Tuesday, January 30, 2018

Book Review: "Life is Like a Musical: How to Live, Love, and Lead Like a Star" by Tim Federle

I have been in love with the theater since my highly regarded performance as Sir Joseph in Marlboro Elementary School's production of HMS Pinafore. My rendition of "I Am the Monarch of the Sea" brought the house down, as much as I can remember, seeing I was in 4th grade at the time.

Growing up in New Jersey, I was fortunate enough to get to see Broadway shows fairly often, and I was persuasive enough that my parents or grandmother bought me the original cast album, which I quickly devoured and memorized every single word of. And even though I never pursued acting as a career, I have had my Tony Award acceptance speech written since I was about 14.

With all of that in mind, even though I don't read self-help books, I couldn't resist reading Life is Like a Musical, described as "a self-help guide—with jazz hands!" The advice that Tim Federle shares in this book doesn't require experience in the theater, knowledge of the theater, or even enjoyment of the theater. Instead, he applies lessons he learned in his years as a performer, dance captain, director's assistant, and playwright to "real life," and the results are entertaining.

"First off, the key to approximately 90 percent of adulthood is appearing more interested in something than you actually are. Seriously. So, hack number one: When you are attempting to appear at worst neutral or at best enthusiastic—especially when you don't feel particularly jazzed about something—simply uncross your arms. That's it." (From Chapter 9, "Don't Cross Your Arms When the Director is Talking.")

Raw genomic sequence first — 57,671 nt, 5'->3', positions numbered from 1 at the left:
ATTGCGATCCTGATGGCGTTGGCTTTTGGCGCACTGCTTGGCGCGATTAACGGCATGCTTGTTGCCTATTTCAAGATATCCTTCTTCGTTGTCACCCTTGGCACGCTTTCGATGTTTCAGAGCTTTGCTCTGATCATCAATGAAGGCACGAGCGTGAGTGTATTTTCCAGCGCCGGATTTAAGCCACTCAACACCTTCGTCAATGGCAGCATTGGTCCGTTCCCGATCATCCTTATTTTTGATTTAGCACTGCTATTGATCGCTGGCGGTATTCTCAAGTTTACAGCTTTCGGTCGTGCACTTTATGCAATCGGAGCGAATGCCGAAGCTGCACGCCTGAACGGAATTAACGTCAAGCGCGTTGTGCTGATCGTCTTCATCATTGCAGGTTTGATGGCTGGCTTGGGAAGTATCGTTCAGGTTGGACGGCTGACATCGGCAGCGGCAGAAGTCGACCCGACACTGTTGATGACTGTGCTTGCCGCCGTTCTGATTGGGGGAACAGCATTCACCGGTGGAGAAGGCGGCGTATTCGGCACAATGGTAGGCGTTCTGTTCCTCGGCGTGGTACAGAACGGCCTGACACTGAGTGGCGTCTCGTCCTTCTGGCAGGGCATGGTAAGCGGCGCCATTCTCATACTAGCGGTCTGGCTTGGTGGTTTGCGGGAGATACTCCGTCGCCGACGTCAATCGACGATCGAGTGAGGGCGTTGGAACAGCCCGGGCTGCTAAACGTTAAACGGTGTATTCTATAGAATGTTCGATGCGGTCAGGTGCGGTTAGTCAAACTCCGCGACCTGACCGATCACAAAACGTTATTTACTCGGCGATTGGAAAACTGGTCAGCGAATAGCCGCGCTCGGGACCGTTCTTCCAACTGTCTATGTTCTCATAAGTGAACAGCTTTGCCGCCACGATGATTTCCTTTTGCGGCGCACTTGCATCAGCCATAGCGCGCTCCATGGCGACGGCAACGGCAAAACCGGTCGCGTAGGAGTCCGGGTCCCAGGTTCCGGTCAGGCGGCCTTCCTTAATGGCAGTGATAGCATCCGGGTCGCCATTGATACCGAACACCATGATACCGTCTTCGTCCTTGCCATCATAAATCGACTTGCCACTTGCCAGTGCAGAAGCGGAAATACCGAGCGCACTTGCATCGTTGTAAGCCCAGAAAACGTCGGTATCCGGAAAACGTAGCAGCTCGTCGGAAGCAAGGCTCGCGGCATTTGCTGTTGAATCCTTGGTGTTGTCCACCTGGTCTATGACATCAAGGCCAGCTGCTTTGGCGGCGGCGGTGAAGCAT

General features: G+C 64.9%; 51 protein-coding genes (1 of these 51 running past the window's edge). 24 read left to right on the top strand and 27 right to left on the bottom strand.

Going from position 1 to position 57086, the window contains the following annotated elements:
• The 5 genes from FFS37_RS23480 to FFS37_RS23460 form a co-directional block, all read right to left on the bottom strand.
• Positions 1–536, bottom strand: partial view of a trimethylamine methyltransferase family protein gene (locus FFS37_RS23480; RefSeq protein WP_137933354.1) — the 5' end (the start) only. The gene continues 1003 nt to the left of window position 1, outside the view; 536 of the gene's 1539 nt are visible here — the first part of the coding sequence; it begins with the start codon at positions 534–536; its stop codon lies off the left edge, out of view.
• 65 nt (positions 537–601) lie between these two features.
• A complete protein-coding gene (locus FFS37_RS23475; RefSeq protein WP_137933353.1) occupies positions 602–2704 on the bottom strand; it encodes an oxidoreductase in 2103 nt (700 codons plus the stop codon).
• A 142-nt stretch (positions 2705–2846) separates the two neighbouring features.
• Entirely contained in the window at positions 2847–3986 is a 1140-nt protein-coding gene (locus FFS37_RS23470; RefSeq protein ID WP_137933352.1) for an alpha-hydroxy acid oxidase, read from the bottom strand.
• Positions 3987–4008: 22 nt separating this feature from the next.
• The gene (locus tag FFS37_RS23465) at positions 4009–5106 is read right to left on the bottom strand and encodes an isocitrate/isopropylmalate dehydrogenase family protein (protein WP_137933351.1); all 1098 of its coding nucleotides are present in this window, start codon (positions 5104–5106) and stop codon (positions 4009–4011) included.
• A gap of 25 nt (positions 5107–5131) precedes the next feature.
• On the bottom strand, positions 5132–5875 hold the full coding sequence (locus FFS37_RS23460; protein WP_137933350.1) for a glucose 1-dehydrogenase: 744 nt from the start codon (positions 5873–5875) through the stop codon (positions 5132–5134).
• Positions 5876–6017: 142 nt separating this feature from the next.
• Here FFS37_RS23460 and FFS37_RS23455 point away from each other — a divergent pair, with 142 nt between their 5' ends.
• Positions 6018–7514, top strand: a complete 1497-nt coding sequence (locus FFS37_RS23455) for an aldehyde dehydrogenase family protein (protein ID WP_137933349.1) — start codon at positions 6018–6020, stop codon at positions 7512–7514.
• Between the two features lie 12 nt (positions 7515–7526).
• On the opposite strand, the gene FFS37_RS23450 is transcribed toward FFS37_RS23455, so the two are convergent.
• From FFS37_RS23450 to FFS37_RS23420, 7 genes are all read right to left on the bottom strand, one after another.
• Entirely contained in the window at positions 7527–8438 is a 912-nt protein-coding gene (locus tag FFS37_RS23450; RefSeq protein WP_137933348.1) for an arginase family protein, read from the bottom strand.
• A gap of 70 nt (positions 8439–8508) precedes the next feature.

Federle's advice isn't necessarily earth-shattering. You don't have to know the lyrics to any musical or even have set foot in the theater in order to identify with at least some of what Federle is saying.

The book focuses a lot on living your best life, prizing courage over confidence, treating everyone—even those who don't seem important—as if they were, and recognizing that "no" doesn't always mean "never" (except in social situations). But even though I'm fairly cynical and jaded, I still found some helpful perspectives here, things I'll try to remember in the heat of the moment, no matter what that moment is.

"We either mistrust people's enthusiasm for us or, worse, we vastly undervalue what it means to be appreciated, constantly looking over our shoulders for an even deeper high. We think there must be something wrong with people if they think there's something so right about us." (From Chapter 23, "Go Where the Love Is.")

The book is tremendously easy to read, and is written in a friendly, humorous, breezy style. Federle punctuates his "lessons" with his own experience, good and bad, from moments of triumph to moments of defeat. And sometimes he shares interesting anecdotes while sharing advice, like:

"When Bob Fosse had a bald spot, he put on a stylish hat. Where's your bald spot? Or blind spot? Or thing that you can barely accept about yourself? Go put a hat on it, and make it something beautiful." (From Chapter 6, "Turn Your Weaknesses into Strengths.")

I found this book enjoyable and, dare I say, even helpful. It's perfect for someone wondering how to get to the next step in their career or relationship, someone struggling with confidence issues, or someone considering or stepping into a leadership role for the first time. Plus, there are jazz hands, too!

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